I thoroughly enjoy cooking but I’m not a great cook.
My cooking objective is not great food (don’t have the specialized educations and training for it) but delicious to my taste food while conserving time and saving money.
Over the years, my repertoire has grown to include many dishes evolved to suit my tastes and where I live. All can be made from inexpensive readily available ingredients — at least readily available in the U.S., and, in the U.S., I cycle through these according to my mood and palate. Many are based on dishes my mother made. In the U.S., I subsist on about 3 dozen dishes that cycle constantly on and off the menu according to personal whim and fancy.
Cooking in Thailand is another adventure and another great activity that I look forward to. Many standard ingredients are not available or prohibitively costly and many ingredients are simply not available. High quality beef and gourmet cheese easily cost double in Thailand and there are a tons of fresh spices and herbs that aren’t part of the American pantry.
I’ve just started the process of adapting my recipe book to Thailand and I’ll share as I go along.
In Thailand, Pork and chicken are the cheap meats. Large commercial beef farms where cattle are fed in big feed lots, pumped with hormones, and bred to produce big juicy steaks don’t exist in Thailand and that first class beef has to be imported from places like Australia and New Zealand – at least that what some MOTU’s (Self Proclaimed Masters of the Universe) have told me. Most likely they are right.
I do know that hamburger and beef are waaaaay more expensive and pork is waaaaaaaaaay cheaper in Thailand. Hence, I’m working on some developing some good pork dishes during my time in Thailand.
These are pork loins bought at the Big C (formerly Carrefor) on Rama 4. The Rama 4 Big C plus is one of the best in Bangkok and stocks items not found in other branches.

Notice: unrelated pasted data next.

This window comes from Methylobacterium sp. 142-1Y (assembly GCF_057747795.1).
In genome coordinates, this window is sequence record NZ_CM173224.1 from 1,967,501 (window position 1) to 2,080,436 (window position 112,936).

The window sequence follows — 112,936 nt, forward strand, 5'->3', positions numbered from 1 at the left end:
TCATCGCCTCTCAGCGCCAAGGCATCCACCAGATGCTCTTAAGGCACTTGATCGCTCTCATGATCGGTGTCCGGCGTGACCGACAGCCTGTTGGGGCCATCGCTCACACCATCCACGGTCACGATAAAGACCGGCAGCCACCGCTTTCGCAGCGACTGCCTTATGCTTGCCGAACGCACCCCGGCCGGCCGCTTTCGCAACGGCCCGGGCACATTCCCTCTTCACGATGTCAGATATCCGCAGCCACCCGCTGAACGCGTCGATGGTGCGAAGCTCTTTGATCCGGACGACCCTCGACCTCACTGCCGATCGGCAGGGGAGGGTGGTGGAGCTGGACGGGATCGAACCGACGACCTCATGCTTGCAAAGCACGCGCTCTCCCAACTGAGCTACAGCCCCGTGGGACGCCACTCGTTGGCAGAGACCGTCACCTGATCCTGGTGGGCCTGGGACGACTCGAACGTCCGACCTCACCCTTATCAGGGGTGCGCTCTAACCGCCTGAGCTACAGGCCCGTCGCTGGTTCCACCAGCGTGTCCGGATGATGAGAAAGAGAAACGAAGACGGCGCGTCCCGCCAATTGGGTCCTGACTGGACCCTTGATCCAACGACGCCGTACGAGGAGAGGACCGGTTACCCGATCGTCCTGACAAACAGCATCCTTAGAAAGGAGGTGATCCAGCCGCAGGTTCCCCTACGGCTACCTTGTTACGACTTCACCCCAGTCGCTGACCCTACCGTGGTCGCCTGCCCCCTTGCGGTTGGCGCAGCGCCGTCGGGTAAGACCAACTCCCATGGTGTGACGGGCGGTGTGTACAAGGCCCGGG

These pork loins cost 125 baht per kg. ($1.83 USD per lb). The Big C has a big open bin of these and you pick your own.
The pork is about 1/3rd the cost of equivalent cuts at grocery stores in Los Angeles.
I add some fresh rosemary (25 baht or 80 cents). Here I’ve placed it on top of the pork but for cooking it should be placed underneath.
Here is some fresh oregano (25 baht or 80 cents). Again this should be placed on the bottom of the dish.
Here is pork on top of the bed of herbs. I’ve added some fresh garlic that will get roasted once the dish is in the oven. I should have put more but it was too labor intensive peeling the skins. Next time, I’ll splurge and buy the peeled garlic.
On top I’ve added some mushrooms and black pepper. Last time I used shitake mushrooms but they overpowered the other ingredients. This time I used a milder type.
The most important ingredient is oil. In the U.S., I use sesame oil because of the nutty taste but Sesame oil was not available at the Big C. Corn, peanut, and palm oil are cheap and available but I decided to use olive oil.
I’ve filled the dish up with oil so that the meat, the rosemary, and the oregano are all sitting in oil. When the pork is place in the oven the fats will slowly be released. Since its’ sitting in oil these will drip into the oil and become infused with the herbs ans spices creating , a heavenly complex aromatic sauce. The oil serves the dual purpose of preventing the meat from drying out as it roasts .
This approach is very versatile because you can mix up and experiment with the herbs and spices to suit your taste. Like it hot, add some chilis. Like it savory, add some curry powder. etc.
On top, I place some small potatoes.
Here’s a finished portion where I oil/fat/herb sauce has been ladled from the bottom of the dish and used as a gravy for the meat and potatoes.